Well after a summer of very grey weather but no rain, fall is here with a blaze of glory. We have had a very strange year in the maritime Pacific Northwest, here on Puget Sound. I live on an island in Puget Sound and this morning the fog has rolled in densely and is cocooning us in its wraith-like quality. Certainly appropriate for the up-coming Halloween season.
Yes, it was a very strange summer with few days where the sun shone, but still we had a drought. By October first the y-t-d rainfall was less than eight inches, a very rare thing in these parts. It is rare to have a drought and even more rare to have clouds throughout the season that did not bring rain.
Finally about the end of September it started to rain. And rain it surely has. We are up to almost eleven inches and it is still the middle of October. It has poured and poured, too late though to make the broadleaf maples turn beautiful colors. They just got crisp and turned brown, but not so with most of the other deciduous trees which are performing spectacularly now. It is some of the most beautiful color I can remember. Too bad the broadleaf maples couldn’t have joined in with their show, but alas, they suffered more than most. Cedars suffered from the drought as well, sacrificing the top third of their noble visage to conserve water, and a few have died, they being somewhat shallow-rooted.
Another phenomenon we are experiencing is a bumper crop of every kind of mushroom you can imagine including some we haven’t seen in years. The drought has brought on varieties that require drought in order to “bloom.” Not only are there rare varieties, but the common ones are standing in abundance in my orchard, flower beds, walkway gravel, in the woods and in the open. One state park here has limited the daily amount you can collect to two gallons! I didn’t even think it was legal to pick anything without permits in state parks.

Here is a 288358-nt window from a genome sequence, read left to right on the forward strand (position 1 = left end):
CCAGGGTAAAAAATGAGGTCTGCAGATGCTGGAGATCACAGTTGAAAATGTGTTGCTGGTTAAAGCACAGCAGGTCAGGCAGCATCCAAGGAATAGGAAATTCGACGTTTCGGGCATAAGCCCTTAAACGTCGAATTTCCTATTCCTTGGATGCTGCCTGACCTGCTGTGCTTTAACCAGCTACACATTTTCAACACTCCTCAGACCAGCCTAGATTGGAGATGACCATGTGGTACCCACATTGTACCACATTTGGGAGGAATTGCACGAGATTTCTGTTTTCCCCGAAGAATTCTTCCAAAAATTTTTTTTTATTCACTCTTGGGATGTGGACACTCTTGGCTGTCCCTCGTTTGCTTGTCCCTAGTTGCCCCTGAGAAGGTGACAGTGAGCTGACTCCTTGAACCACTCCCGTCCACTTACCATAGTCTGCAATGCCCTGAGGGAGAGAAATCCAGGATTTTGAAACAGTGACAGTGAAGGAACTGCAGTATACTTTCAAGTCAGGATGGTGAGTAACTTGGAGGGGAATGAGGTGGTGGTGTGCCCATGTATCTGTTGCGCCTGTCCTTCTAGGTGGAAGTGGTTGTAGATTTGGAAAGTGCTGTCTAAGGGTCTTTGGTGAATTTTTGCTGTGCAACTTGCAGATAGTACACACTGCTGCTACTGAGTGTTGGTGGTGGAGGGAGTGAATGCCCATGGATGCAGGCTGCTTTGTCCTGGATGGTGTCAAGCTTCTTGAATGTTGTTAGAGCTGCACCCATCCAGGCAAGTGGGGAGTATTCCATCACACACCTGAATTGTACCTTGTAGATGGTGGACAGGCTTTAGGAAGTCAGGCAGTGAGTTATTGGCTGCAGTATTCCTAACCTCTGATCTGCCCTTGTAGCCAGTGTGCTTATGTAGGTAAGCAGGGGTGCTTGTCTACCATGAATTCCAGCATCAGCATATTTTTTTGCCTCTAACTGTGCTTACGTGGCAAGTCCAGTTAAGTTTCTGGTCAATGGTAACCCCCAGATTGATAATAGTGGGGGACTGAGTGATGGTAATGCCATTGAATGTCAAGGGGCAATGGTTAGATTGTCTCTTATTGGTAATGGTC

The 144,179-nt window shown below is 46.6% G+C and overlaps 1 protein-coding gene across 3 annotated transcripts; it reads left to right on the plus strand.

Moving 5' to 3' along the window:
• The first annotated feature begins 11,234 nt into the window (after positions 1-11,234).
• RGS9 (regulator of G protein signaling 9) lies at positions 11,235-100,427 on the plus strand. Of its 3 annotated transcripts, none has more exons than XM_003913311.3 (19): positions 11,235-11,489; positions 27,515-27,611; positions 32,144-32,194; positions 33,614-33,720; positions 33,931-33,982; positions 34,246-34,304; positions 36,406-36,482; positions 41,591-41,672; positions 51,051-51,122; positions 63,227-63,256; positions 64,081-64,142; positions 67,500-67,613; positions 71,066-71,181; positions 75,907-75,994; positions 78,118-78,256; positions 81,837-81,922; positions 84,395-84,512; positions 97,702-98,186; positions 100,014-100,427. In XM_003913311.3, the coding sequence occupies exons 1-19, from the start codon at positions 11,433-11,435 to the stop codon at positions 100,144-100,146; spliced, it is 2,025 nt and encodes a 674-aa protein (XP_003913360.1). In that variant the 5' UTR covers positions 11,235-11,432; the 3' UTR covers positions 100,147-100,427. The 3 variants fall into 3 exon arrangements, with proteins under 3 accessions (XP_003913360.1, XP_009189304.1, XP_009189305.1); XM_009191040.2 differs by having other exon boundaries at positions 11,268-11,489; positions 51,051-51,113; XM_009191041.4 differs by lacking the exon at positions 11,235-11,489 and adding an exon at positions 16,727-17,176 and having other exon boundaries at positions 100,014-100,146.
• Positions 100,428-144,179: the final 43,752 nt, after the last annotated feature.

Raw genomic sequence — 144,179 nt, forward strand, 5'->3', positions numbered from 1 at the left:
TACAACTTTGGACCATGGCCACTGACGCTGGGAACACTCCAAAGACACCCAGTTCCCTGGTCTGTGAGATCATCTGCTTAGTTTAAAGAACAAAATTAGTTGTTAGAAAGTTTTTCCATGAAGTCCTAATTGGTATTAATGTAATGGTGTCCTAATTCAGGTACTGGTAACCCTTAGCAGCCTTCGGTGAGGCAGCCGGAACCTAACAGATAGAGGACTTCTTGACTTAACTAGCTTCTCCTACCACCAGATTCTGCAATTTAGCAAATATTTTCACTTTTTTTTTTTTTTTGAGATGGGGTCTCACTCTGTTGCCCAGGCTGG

There is heavy fog this morning and I can hear the ferry “sounding” to detect the echoes from shore. When I first moved to this island forty-nine years ago there was also a siren that sounded like a police car winding up it siren. It rang about every thirty seconds. That is no longer in use and modern technology doesn’t require the ferry to “sound” any longer. I think he does it to wake up the dock attendant.
Fog can do strange things to acoustics. There is a railway along the shore of the mainland about three miles from my home. I can hear the train whistle too. It “sounds” at most crossings. It is as loud and clear as the ferry. If I listen carefully, I can hear the cars getting off the ferry with the clunk-clunk of the wheels on the ramp to the dock.
My rain barrels are full now. I had emptied them early watering during the drought and had to resort to the old fashioned hose bib to water by early summer. My mint never came up until the rain came in the fall. Now it is going great guns and mojito season is past, more like hot buttered rum and spiked cider time.
I’m not complaining as the temperatures are still in the fifties and comfortable. The weeding is much easier now that the ground is wet. You could hardly pull weeds when the ground was like cement. I enjoy the fog and to me it feels cozy, hiding much of the world and giving me the privacy I once enjoyed when I first moved here, before the hoards discovered that living on an island in Puget Sound is close to paradise.